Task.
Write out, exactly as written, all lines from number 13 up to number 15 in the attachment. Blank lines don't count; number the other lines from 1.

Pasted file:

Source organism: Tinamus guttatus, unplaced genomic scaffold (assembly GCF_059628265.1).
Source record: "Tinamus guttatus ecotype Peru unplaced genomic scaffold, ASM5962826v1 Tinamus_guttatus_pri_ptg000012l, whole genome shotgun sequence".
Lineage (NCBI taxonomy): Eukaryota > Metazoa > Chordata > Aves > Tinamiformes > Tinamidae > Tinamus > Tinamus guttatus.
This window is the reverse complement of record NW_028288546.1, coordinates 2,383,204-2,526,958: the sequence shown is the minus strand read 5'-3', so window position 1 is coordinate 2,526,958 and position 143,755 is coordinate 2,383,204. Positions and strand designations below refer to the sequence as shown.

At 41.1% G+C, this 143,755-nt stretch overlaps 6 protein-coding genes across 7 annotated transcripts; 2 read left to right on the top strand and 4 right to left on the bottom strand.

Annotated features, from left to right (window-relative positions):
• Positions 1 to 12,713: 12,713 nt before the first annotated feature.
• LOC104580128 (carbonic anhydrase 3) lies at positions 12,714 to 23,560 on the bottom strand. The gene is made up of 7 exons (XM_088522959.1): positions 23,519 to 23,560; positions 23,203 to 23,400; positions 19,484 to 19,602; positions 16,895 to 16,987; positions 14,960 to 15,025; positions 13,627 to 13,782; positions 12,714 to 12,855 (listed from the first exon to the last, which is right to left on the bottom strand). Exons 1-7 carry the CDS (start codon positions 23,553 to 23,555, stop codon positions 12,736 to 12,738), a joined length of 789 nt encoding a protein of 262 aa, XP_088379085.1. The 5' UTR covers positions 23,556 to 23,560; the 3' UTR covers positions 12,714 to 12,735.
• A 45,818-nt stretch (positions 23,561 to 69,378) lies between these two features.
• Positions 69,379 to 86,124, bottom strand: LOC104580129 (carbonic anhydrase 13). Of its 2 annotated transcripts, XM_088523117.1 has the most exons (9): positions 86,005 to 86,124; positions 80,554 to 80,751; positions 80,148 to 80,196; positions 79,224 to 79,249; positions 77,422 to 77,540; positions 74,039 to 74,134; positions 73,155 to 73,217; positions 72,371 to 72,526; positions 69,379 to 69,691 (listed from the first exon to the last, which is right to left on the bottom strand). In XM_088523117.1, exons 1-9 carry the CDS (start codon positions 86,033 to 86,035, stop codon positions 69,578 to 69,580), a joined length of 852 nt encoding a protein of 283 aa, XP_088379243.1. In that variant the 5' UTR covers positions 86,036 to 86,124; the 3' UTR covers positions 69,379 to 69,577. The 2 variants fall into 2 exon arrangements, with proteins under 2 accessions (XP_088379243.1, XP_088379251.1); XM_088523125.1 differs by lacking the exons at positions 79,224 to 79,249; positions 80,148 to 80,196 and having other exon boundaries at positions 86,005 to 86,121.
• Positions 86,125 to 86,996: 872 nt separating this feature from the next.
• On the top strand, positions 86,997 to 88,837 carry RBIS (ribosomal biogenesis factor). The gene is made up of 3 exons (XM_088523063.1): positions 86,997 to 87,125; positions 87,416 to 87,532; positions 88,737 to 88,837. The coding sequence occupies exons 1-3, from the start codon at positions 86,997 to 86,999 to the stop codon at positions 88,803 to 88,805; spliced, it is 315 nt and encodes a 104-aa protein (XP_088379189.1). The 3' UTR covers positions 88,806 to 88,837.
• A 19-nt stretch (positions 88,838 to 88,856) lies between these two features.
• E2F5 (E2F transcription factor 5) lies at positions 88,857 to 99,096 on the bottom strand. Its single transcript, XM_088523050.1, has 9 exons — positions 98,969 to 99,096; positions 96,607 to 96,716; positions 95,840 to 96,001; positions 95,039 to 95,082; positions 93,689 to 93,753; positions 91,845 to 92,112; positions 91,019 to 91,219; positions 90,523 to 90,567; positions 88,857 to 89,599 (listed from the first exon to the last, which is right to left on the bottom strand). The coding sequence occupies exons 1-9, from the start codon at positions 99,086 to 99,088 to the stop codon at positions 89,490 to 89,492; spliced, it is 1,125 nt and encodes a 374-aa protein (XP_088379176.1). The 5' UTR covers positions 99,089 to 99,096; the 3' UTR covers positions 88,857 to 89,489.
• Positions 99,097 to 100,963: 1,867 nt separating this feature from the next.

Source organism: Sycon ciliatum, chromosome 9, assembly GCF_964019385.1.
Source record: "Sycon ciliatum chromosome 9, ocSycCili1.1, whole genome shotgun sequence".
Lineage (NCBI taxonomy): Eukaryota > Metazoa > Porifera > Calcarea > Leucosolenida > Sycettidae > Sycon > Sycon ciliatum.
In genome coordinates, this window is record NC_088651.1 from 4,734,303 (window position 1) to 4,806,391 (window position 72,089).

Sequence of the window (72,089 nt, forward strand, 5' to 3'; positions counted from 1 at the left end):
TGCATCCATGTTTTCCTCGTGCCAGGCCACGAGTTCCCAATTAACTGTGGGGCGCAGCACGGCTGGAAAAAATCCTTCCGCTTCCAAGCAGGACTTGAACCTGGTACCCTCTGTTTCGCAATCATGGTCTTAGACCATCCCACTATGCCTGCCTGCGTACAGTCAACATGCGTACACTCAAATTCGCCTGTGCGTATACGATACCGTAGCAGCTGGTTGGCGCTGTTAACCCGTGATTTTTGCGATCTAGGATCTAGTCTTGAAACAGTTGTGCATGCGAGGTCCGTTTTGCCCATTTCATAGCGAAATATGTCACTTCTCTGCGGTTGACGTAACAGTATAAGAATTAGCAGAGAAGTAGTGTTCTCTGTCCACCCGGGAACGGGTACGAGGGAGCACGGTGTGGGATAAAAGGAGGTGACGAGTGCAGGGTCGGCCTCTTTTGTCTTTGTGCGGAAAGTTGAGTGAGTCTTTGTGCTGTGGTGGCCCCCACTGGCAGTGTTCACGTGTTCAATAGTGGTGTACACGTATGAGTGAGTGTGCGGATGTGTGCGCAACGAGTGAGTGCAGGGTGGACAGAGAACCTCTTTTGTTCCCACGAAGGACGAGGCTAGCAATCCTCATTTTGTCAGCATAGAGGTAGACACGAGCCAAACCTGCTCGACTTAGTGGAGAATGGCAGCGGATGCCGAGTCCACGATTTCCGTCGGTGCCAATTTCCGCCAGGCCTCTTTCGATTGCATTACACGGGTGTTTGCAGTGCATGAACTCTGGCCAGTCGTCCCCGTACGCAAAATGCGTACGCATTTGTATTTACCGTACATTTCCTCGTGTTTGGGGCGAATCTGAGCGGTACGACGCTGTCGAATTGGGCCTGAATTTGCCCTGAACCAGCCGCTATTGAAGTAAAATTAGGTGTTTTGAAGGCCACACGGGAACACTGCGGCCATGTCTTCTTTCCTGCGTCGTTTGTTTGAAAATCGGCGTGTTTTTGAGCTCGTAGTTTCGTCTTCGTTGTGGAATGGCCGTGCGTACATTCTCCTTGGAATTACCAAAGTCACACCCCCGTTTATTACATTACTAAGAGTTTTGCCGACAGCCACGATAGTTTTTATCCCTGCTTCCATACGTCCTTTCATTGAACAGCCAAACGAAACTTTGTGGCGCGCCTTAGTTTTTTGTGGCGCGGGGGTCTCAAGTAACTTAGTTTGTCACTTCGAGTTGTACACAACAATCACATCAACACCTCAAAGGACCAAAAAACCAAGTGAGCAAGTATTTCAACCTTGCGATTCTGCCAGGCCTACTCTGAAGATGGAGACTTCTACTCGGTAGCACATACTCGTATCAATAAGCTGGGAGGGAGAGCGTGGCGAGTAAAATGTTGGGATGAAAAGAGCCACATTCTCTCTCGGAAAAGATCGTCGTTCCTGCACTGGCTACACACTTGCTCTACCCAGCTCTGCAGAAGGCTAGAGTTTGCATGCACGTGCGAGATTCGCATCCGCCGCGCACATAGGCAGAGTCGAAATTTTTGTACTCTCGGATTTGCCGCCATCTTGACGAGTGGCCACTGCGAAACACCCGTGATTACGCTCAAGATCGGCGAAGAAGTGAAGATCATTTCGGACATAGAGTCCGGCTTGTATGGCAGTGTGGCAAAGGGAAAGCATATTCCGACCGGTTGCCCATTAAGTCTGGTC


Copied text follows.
• A 19-nt stretch (positions 88,838 to 88,856) lies between these two features.
• E2F5 (E2F transcription factor 5) lies at positions 88,857 to 99,096 on the bottom strand. Its single transcript, XM_088523050.1, has 9 exons — positions 98,969 to 99,096; positions 96,607 to 96,716; positions 95,840 to 96,001; positions 95,039 to 95,082; positions 93,689 to 93,753; positions 91,845 to 92,112; positions 91,019 to 91,219; positions 90,523 to 90,567; positions 88,857 to 89,599 (listed from the first exon to the last, which is right to left on the bottom strand). The coding sequence occupies exons 1-9, from the start codon at positions 99,086 to 99,088 to the stop codon at positions 89,490 to 89,492; spliced, it is 1,125 nt and encodes a 374-aa protein (XP_088379176.1). The 5' UTR covers positions 99,089 to 99,096; the 3' UTR covers positions 88,857 to 89,489.
• Positions 99,097 to 100,963: 1,867 nt separating this feature from the next.